|Developing and running OmniMark programs|
OmniMark is a compiled language. OmniMark source code is compiled into byte code which is executed by the OmniMark virtual machine. The OmniMark virtual machine is available in three forms:
The OmniMark compiler is also available in three forms:
OmniMark IDE and OmniMark C can create compiled OmniMark byte code files. These have the extension ".xvc". OmniMark ".xvc" files are platform specific: they must be executed on the platform on which they were compiled.
OmniMark C/VM cannot produce ".xvc" files. It compiles and executes OmniMark source files (".xom") on the fly. OmniMark source files are generally portable across all supported operating systems, unless the program makes operating-system-specific calls or relies on operating-system-specific behavior.
There is little performance difference between executing an ".xvc" file with OmniMark VM and executing a ".xom" file with OmniMark IDE or OmniMark C/VM. There are three advantages to compiling to an ".xvc" file and executing using OmniMark VM:
Developing OmniMark applications
You can write OmniMark programs in the IDE or in a text editor. See the IDE documentation (under the IDE Help menu) for details. The IDE provides a full suite of editing and debugging tools including:
The command line
Most programming languages simply give you access to the values on the command line used to launch your application. In OmniMark, a great deal of command-line functionality is predefined by OmniMark. Files named on the command line are automatically bound to the application's main input stream. You can specify one or more default input files on the command line. You can set the initial values of global variables, and perform a number of other useful functions. You can also access values from the command line in the conventional manner using
OmniMark's command-line options are supported by OmniMark C/VM and VM. In the IDE, the same options are set through a dialog box.
OmniMark also supports argument files. An argument file is a text file with one OmniMark command-line option or command-line item per line. The "-f" command-line option, followed by the file name of an argument file, causes OmniMark to read the items in the argument file as if they were on the command line. OmniMark argument files use an ".xar" file extension.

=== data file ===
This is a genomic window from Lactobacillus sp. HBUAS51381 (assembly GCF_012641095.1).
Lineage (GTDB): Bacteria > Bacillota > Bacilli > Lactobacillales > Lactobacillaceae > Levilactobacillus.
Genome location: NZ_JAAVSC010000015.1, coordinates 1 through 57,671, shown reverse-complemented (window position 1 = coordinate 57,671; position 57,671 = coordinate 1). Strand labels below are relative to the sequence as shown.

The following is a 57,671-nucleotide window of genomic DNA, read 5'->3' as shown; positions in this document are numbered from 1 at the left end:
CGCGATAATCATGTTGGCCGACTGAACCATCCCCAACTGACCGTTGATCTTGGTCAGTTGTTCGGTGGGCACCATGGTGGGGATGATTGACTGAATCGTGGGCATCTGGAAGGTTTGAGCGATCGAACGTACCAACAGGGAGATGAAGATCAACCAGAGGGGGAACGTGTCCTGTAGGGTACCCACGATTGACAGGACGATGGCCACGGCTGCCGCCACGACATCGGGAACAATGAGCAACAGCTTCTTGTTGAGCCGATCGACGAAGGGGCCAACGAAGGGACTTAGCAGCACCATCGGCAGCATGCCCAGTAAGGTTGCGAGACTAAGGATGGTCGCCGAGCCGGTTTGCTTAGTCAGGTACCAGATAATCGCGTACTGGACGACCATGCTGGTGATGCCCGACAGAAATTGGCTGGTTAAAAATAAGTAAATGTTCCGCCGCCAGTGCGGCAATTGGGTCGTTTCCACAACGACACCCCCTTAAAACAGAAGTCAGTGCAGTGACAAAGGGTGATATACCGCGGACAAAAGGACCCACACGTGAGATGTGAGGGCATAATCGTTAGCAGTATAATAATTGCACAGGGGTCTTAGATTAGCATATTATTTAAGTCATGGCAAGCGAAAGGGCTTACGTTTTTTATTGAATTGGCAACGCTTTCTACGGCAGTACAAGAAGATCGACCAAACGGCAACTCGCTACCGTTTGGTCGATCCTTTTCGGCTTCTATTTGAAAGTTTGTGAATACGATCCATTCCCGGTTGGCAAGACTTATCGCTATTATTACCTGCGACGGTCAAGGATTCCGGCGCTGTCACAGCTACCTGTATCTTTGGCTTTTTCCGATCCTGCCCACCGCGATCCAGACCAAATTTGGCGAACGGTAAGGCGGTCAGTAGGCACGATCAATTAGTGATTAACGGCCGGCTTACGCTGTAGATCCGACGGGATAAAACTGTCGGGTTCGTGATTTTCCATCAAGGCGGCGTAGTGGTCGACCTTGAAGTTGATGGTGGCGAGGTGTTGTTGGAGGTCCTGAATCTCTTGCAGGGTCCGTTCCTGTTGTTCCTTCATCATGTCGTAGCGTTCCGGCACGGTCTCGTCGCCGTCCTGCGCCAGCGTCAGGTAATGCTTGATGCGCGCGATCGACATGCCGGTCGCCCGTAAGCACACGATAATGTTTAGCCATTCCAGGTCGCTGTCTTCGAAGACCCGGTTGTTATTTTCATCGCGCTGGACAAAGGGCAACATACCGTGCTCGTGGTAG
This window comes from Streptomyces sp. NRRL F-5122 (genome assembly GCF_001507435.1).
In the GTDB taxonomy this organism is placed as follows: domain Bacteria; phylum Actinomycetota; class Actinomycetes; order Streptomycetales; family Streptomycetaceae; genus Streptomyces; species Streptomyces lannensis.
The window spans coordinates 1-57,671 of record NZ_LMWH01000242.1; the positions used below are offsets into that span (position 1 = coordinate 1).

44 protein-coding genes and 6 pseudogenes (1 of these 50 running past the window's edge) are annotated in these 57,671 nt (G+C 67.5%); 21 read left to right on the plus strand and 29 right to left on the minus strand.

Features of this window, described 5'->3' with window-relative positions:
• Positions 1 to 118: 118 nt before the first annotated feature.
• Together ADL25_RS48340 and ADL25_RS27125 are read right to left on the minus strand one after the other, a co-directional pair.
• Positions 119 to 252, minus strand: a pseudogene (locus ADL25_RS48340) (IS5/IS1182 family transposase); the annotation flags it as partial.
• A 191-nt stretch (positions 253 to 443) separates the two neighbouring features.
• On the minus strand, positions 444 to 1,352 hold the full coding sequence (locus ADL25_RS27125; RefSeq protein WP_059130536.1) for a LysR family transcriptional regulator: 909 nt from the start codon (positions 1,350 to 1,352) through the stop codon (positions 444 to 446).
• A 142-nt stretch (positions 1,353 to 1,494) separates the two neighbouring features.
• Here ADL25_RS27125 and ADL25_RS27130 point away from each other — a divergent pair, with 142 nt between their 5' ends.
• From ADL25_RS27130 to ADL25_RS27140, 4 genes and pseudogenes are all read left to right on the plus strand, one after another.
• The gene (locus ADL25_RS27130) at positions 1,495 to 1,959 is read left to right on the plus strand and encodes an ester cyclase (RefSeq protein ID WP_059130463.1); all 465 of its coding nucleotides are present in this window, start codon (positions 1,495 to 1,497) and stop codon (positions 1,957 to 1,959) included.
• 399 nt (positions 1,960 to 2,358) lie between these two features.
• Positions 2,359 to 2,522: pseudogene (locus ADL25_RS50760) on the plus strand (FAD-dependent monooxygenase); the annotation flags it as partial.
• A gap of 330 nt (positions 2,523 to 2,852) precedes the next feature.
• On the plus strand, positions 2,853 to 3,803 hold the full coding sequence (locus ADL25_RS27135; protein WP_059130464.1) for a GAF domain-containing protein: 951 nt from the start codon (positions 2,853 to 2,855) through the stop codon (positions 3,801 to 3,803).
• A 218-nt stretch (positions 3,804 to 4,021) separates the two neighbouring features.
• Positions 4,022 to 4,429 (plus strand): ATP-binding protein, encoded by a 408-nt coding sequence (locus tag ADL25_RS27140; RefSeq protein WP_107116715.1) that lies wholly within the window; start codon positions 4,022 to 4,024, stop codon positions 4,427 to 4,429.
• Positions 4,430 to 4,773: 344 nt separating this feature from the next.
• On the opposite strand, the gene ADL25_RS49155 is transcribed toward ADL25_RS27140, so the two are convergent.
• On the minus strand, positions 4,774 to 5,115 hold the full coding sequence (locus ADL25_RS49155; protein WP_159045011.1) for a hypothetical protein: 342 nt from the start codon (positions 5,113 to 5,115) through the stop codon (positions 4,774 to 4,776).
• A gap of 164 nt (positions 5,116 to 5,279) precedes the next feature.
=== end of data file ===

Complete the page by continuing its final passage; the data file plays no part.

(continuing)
Compiling OmniMark programs
To learn how to compile a program in the IDE, consult the IDE online help.
To compile a program with OmniMark C, use the following command line (where your OmniMark source code file is "myprog.xom" and the compiled program to be created is "myprog.xvc"):
omnic -s myprog.xom -save myprog.xvc
Running OmniMark programs
To learn how to run OmniMark source (".xom") files in the IDE, consult the IDE online help. (You cannot run compiled ".xvc" files from the IDE.)
To run OmniMark source files using OmniMark C/VM, use the following command line:
omnimark -s myprog.xom
The "-s" parameter identifies the OmniMark source file. You can also include any command-line items or OmniMark command-line options appropriate to the program being run.
To run compiled OmniMark programs using OmniMark VM, use the following command line:
omnivm -load myprog.xvc
The "-load" parameter identifies the OmniMark program file. You can also include any command-line items or OmniMark command-line options appropriate to the program you are running.
You can also run a program using an argument file. The argument file should contain the "-s" or "-load" option, depending on whether you are using C/VM or VM. It should also include whatever other command-line items or OmniMark command-line options are required. The command lines for using an argument file with C/VM and C respectively are: